Property of Chr. And A. Papadaki, Kissamos - 2008
Property of Chr. And A. Papadaki, Kissamos. Stavroula Markoulaki (ΚΕ’ ΕΠΚΑ) reports that the plot is located at a central spot of the old urban plan of the town, near Heroon Politechniou and Vardantoni Street (Fig. 1). Part of the property was built on, and another building was erected during the excavation. The rest of the plot seems to not have been used for construction during the later centuries but it was rather used as cultivable land (recently vineyard). The excavation commenced in 2008.
The remains of two houses of Greco-Roman Kissamos, of two main building phases came to light; these were located in parallel spaces and in different levels (Fig. 1).
House 1 (Fig. 2)
The older of the two Houses where part of a columned yard, an atrium with a built impluvium, part of rooms with mosaic floors and a potential cistern at the S of the peristyle, dates to the 1st half of the 2nd c AD (Fig. 3). In one of the rooms, a door opening towards the peristyle was preserved. The mosaic is decorated with a black and white shield (known as koukounara in greek), circles and triangles. At the centre of the circle a well-preserved colourful Medusa is depicted. In addition to the aforementioned patterns, sea creatures are surrounded by a meander, a generally rare motif for this period.
The House belongs to the type of the urban villa of Kissamos, similar to the villa of Pheidias, of Orpheus and the one at the Stimadorakis property. It must have been affected by an earthquake, possibly the one that took place in 365 AD, based on the presence of coins of the 4th century, the destruction layer and the detected damage in the rooms (Fig. 4,5).
The new evidence discovered at the excavation proved existing theories; For instance, the columns of the peristyle bore Ionic characteristics and were made of stone, were not fluted and were possibly covered in plaster. The columned yard seem to have been used daily, based on the traces of pyres, animal bones, coins, tools etc. Moreover, the type of the columned yard-garden with the circumferential drainage pipe leading to the central sewer system under a public road (orientation: N-S) (cloaca) is confirmed. The coexistence of the Hellenistic columned yard and of the Latin atrium is also verified. Here, the atrium is not of the same type as the one in the Metropolis of Kissamos, but it potentially follows the cavaedium tetrastylon type with pillars around the impluvium (Fig. 6).
House 2 (Fig. 1)
Almost parallel to House 1, but on a higher level, the second larger building was discovered. A room with a mosaic floor was also present in this case. The floor was damaged by roots as well as by a ditch dug by the Germans during the occupation of the island. However, after its cleaning, it became apparent that the mosaic was made of glass tesserae and was decorating a Π-shaped triclinium (Fig. 7,8). The triclinium resembles the larger one that was found at the villa of Pheidias, although the side motifs are different here. It depicts scenes from the identification of Odysseus by Achilles, bears the signature of its creator, while it also depicts various versions of Dionysus and his followers.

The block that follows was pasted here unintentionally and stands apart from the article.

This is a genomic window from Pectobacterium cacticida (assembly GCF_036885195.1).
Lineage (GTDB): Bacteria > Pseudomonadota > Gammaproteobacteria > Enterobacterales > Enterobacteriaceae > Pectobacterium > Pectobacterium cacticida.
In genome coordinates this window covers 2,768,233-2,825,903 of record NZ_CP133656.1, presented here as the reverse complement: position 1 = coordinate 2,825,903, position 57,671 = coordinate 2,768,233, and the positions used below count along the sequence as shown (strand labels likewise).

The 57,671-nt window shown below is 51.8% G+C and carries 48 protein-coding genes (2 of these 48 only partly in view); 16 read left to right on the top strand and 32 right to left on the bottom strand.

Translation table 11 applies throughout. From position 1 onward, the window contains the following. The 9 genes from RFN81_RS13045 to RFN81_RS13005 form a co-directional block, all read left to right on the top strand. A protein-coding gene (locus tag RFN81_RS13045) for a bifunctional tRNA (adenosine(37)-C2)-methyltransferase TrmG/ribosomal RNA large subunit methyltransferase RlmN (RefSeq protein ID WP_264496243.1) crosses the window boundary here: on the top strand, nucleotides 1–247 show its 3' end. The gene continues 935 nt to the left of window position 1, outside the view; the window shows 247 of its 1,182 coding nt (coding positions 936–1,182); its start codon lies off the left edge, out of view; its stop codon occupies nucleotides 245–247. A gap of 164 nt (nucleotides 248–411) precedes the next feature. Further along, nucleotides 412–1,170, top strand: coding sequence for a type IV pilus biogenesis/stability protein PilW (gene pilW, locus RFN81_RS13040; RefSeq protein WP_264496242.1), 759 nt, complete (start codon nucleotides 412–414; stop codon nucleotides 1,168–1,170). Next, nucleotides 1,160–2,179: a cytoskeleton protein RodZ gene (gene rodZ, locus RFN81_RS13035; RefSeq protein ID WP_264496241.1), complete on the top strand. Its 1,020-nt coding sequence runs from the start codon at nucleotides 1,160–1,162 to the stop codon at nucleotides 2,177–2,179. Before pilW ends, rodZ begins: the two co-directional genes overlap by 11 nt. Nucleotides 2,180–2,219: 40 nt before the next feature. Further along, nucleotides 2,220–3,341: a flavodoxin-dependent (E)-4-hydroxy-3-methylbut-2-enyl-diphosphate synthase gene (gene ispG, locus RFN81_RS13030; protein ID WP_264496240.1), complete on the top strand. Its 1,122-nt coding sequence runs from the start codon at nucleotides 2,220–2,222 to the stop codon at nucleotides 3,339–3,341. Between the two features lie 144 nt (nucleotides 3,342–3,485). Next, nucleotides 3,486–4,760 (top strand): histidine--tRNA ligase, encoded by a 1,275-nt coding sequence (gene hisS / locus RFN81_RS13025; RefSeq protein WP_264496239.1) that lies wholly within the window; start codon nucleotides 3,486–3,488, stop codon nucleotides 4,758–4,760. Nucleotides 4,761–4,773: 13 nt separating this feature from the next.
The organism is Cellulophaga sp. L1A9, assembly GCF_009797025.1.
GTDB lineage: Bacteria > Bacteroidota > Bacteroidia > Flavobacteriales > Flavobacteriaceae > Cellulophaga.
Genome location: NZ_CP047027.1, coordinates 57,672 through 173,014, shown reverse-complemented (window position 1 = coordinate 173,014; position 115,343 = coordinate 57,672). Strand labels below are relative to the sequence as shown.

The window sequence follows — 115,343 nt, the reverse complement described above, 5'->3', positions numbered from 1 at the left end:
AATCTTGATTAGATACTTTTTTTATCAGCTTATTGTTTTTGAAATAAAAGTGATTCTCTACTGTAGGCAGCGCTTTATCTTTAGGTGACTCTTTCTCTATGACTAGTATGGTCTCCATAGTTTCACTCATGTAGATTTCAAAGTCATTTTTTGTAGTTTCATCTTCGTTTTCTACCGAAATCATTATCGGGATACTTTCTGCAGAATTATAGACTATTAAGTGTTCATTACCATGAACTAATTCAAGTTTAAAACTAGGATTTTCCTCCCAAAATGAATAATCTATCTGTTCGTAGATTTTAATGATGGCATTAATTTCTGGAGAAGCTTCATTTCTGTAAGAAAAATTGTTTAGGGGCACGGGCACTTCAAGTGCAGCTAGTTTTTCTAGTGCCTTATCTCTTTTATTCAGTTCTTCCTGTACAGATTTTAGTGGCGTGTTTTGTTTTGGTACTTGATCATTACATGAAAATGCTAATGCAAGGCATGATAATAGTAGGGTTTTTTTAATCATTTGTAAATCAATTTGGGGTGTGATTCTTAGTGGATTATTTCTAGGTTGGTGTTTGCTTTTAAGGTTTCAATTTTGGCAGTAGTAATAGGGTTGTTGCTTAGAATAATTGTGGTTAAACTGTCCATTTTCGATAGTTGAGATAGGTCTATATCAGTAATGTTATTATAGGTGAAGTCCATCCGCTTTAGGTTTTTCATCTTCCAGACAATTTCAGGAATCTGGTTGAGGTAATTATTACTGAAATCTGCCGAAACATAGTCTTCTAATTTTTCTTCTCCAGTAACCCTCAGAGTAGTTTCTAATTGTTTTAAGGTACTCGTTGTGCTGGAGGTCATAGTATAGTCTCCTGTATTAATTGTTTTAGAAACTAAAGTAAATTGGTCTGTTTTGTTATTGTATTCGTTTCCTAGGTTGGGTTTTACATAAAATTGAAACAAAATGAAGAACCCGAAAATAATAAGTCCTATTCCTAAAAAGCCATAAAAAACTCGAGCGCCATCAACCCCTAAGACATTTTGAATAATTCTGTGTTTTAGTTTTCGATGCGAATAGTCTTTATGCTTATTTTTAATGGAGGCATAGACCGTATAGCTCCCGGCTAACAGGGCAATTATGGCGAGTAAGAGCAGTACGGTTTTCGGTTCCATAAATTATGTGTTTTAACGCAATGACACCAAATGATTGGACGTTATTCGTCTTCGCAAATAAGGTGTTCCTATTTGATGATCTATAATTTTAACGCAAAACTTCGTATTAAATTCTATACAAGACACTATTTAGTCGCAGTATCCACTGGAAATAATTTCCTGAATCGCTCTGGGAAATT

West of the triclinium, rooms with high concentrations of pottery were found but their investigation was not completed. The presence of an Early Christian column, and of a Byzantine coin lead to the assumption that a third, later building phase might have taken pace. Towards the N side between the triclinium and House 2, a road has been partially preserved; it might have been used for internal movements, while also separating the two Houses. Alternatively, it might have just been a path, part of the urban plan of the town. During the construction of the later House 2, House 1 must have still been in use.
The attempt to date the Houses was based on a) the mosaics, b) the preliminary examination of the pottery and the observations during the excavation c) the well-preserved coins based on their location in sealed layers when found.
The style of the mosaics in the two Houses are different, with that of House 1 being dated to the 1st half, if not in the beginning, of the 2nd c. AD and that of House 2 to the beginning of the 3rd c AD. Most of the used coins were found in House 1 lead to a time span from Trajan (98-117 AD) to Constantine I (306-337 AD), before the final destruction from the earthquake. The two Houses were potentially built at the same insula with a gap of two-three generations between the, and were divided by a small alley (Fig. 1). It is certain that the buildings belong to the “aristocratic” part of inhabited Kissamos.
It was not feasible for the excavation to continue. The mosaic floors are temporarily backfilled without conservation.
[Entry creted by C. Koureta]
ADelt 63 (2008), Chr., 1169-74.